By Sharon Zea Rincon, Blog writer
The conflict between the military and the ethnic Rakhine armed rebel group, the Arakan Army, has reached new levels of violence. The Arakan Army abducted ethnic Rohingya men and took them to remote locations in the forest. Local villagers were unable to protect themselves or interfere because the Arakan Army had intimidated the village administrators and business people. In response to these actions, the Myanmar military carried out extrajudicial arrests and killed those identified as Arakan Army members.
Intervention was necessary in order to help innocent Rohingya men and protect other civilians from the Arakan Army. However, the method of intervention chosen by the Myanmar military has brought more violence to these villages. In order to prevent the Arakan Army from continuing their abductions of Rohingya men, the Myanmar military carried out arbitrary arrests, torture, and executions of Rakhine men of fighting age in villages throughout the Rakhine state. This violent tactic has resulted in 14 arrests and 29 civilian deaths, including children in multiple villages, such as Tha Mee Hla, and Ywar Haung Taw. Because of this conflict between the Arakan Army and Myanmar military, historical and cultural property has been damaged in the complexes of the Mrauk-U Township, directly violating international humanitarian law, which prohibits the destruction of ancient temples in Myanmar.
The Myanmar government has yet to respond to the actions of the military. Military spokesperson Brigadier General Zaw Min Tun denied all allegations of harming civilians, claiming the military was acting within the law. This cover up comes at the same time as the release of seven Myanmar soldiers who were convicted of murdering Rohingya Muslim civilians. The soldiers were given a 10 year sentence but were freed after a mere 8 months in jail. Wa Lone and Kyaw Soe Oo, the journalists who exposed and covered this story, faced a harsher punishment and were jailed for over 15 months.
These actions demonstrate the inconsistent nature of the Myanmar government. In order to maintain credibility in the international sphere, they are taking action against the Arakan Army. However, in doing so, the Myanmar military has taken innocent civilians lives and desecrated sacred temples, ultimately causing a comparable amount of harm to the population as done by the Arakan Army. The government could protect the Rohingya people by punishing members of the Myanmar military who commit atrocities against ethnic minorities. By pardoning the crimes of the soldiers who were convicted of murdering Rohingya Muslim civilians, it encourages others to follow suit, since they know they will likely evade punishment.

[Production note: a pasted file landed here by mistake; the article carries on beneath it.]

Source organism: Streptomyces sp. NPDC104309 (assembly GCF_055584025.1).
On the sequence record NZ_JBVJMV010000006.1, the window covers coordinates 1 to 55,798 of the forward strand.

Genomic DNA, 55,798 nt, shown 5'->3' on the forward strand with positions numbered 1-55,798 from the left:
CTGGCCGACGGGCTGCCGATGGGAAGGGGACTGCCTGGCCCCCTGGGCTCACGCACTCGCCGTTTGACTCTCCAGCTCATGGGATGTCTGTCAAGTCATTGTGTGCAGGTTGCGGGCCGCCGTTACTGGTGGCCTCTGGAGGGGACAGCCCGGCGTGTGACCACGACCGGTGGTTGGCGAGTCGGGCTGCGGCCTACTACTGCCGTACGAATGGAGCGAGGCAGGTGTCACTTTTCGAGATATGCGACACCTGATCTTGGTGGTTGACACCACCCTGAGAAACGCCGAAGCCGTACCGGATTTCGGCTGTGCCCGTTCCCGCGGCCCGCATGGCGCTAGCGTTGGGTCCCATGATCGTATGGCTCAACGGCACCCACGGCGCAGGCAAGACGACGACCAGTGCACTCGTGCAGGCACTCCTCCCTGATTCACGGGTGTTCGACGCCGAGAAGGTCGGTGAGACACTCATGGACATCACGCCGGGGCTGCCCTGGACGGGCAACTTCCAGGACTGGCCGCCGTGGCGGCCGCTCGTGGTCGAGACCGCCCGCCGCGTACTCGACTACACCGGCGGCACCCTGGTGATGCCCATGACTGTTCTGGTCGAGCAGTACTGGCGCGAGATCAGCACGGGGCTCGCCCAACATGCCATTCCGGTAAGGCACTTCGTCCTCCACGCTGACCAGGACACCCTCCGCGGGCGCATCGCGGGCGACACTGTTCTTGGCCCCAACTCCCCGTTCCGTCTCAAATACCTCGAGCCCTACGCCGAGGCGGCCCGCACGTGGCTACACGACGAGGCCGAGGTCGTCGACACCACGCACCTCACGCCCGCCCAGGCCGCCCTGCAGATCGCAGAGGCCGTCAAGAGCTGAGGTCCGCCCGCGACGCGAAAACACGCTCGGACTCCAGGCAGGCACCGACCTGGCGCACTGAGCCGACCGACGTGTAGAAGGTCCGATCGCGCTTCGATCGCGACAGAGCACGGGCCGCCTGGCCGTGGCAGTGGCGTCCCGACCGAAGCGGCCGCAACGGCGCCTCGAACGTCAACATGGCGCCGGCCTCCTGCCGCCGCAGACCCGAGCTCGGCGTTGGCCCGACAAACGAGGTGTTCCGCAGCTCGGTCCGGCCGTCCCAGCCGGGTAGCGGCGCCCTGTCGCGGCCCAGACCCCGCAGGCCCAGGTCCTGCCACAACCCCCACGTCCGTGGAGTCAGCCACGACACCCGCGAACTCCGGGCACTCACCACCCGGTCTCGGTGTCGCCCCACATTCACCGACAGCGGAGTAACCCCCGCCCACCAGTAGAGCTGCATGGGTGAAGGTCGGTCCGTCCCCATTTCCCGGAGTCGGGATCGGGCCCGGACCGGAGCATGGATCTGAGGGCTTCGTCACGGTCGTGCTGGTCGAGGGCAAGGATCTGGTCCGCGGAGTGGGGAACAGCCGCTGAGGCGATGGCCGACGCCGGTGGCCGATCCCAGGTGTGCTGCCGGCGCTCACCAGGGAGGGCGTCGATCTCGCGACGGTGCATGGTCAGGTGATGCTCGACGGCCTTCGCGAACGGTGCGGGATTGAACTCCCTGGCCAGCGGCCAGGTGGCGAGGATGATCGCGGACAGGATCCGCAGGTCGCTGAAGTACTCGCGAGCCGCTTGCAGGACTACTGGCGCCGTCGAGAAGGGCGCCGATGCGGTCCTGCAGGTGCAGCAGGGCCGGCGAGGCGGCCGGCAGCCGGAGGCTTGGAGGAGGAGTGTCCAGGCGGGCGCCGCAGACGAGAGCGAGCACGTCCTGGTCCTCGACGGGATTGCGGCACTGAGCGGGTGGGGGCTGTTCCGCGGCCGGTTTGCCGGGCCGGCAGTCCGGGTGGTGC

From the 1982 Citizenship Law to the 2017 military crackdown towards Rohingya people, which the de facto leader Aung San Suu Kyi refused to publically condemn, there has been consistent aggression towards the Muslim minorities in Myanmar. In 2012 the Myanmar military was coordinating attacks with Arakanese groups on Muslim communities. Organized armed civilian groups, such as the Arakan Army, appear to be a result of the government’s rejection of Muslim minorities and the encouragement of violence towards them. What was once joint attacks between the military and Arakanese civilians has grown into armies who are intending to eradicate the Rohingya population from the country. The Myanmar government must work to correct the damage it has inflicted upon the Rohingya people. If the Rohingya were granted full citizenship, it would set a standard for proper treatment of Muslim minorities and potentially lessen the violence towards them from other ethnic groups.
International pressure to grant the Rohingya people full citizenship and sanctions on military leaders could influence the Myanmar government to change. The United States has already instituted sanctions on military leaders to show that their crimes have not gone unnoticed and do have repercussions. If the Canadian government were to join this movement, it could inspire other members of the international community to act similarly and lessen the human rights violations in Myanmar. Canada should be taking action against military leaders under the Justice for Victims of Corrupt Foreign Officials Act (also known as the Magnitsky Act) which prohibits Canadians from dealing with, entering financial transactions with, or providing financial services to any foreign nationals affected by the act. As of February of 2018, only one official from Myanmar, Major General Maung Maung Soe, has been sanctioned under the Magnitsky Act as a response to the human rights violations. By imposing sanctions on other military leaders responsible for genocide in Myanmar, the Canadian government could help hold these government officals accountable for their actions and show that they are serious about taking a stand against human rights violations in Myanmar.
To read more about STAND Canada’s policy recommendations, click here!